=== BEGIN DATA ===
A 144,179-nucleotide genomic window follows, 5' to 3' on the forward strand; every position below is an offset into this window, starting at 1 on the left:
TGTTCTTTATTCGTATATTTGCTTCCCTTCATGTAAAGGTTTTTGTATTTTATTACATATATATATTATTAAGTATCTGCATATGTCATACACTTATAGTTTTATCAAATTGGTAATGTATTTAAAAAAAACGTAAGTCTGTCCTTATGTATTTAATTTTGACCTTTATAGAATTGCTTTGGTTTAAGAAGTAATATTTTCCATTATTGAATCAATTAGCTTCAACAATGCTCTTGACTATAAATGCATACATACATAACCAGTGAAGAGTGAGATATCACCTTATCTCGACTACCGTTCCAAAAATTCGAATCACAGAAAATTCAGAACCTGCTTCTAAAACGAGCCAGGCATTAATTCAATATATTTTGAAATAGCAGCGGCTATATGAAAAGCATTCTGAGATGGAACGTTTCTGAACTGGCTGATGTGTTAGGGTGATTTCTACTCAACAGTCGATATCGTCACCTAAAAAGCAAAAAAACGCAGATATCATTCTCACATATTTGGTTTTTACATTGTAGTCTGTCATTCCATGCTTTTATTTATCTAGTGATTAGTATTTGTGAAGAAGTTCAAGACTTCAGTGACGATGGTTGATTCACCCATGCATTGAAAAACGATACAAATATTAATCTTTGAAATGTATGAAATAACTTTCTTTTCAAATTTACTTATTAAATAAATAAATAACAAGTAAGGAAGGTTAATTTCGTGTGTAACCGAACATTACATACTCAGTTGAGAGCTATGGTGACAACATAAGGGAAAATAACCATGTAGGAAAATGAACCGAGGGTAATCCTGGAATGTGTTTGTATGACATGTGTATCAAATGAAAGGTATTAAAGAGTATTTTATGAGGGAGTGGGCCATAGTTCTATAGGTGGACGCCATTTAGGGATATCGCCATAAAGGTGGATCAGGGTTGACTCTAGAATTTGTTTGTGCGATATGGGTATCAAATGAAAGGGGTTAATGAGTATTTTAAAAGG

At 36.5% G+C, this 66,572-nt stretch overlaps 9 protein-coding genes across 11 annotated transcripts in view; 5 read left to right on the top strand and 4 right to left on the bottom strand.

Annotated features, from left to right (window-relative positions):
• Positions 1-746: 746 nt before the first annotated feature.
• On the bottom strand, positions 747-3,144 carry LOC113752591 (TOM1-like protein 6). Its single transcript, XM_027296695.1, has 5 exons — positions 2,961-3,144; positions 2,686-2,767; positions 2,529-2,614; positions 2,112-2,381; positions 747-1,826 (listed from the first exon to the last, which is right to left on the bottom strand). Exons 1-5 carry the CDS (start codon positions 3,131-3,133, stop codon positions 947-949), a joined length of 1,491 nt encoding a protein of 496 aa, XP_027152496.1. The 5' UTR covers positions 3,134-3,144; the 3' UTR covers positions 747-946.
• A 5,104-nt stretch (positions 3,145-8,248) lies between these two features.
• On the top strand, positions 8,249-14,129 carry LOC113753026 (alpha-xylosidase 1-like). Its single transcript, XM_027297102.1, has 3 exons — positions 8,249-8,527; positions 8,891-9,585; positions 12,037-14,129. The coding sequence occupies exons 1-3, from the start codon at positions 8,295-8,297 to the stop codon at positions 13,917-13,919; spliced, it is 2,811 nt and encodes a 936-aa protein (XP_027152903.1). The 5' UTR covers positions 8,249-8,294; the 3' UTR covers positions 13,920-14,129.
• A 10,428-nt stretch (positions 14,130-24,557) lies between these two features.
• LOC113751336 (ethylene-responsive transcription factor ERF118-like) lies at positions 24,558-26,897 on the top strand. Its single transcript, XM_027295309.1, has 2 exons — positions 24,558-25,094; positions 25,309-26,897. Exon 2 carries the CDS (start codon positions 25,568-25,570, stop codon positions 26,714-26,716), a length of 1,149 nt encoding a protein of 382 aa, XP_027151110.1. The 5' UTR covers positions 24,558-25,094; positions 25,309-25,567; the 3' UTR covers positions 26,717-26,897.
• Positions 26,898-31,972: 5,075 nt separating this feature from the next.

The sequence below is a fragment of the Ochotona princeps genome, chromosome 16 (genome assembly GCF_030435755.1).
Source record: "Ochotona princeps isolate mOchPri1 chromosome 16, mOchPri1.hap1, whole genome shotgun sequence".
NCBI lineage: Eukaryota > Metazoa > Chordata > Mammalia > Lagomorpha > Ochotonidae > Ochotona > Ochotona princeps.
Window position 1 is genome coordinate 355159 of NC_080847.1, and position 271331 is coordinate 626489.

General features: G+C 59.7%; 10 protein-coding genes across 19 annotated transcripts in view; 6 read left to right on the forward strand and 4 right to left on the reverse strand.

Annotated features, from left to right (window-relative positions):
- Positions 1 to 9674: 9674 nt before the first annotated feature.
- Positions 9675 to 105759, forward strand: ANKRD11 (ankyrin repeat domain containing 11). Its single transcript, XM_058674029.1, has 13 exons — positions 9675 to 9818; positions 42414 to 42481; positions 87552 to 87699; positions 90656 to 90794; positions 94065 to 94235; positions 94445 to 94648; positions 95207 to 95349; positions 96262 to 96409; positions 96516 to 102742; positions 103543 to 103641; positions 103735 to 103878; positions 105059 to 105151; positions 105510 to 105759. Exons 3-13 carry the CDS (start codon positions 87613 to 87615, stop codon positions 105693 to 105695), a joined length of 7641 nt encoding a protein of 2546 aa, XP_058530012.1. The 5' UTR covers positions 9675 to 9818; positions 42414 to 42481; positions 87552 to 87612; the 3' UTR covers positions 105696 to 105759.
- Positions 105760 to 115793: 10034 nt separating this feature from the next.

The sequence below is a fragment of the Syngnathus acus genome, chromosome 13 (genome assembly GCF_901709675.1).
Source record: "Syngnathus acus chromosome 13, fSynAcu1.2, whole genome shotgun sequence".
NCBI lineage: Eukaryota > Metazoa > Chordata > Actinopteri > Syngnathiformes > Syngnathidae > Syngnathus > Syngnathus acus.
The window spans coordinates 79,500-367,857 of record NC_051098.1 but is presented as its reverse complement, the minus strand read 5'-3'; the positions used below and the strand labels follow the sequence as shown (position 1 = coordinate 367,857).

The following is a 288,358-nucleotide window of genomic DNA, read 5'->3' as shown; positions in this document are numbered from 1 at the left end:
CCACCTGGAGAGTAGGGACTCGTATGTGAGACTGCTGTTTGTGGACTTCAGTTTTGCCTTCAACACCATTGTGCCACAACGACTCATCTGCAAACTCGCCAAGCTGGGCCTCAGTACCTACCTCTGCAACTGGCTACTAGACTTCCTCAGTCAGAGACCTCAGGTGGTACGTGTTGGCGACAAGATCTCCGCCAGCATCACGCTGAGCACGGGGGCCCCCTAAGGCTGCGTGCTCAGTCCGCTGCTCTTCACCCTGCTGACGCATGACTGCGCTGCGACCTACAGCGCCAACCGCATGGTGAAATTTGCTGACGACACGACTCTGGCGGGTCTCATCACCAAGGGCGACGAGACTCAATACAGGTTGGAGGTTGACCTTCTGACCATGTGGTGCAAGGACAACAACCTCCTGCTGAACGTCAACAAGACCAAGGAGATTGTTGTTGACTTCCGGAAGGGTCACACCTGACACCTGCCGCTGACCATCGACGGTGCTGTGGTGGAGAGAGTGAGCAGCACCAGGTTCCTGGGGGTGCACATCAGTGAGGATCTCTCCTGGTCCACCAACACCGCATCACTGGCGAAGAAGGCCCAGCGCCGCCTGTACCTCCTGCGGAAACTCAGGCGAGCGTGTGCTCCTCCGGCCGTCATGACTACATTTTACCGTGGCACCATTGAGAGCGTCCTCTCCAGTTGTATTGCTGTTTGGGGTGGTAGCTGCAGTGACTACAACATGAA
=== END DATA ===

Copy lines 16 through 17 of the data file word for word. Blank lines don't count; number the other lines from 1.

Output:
General features: G+C 59.7%; 10 protein-coding genes across 19 annotated transcripts in view; 6 read left to right on the forward strand and 4 right to left on the reverse strand.

Annotated features, from left to right (window-relative positions):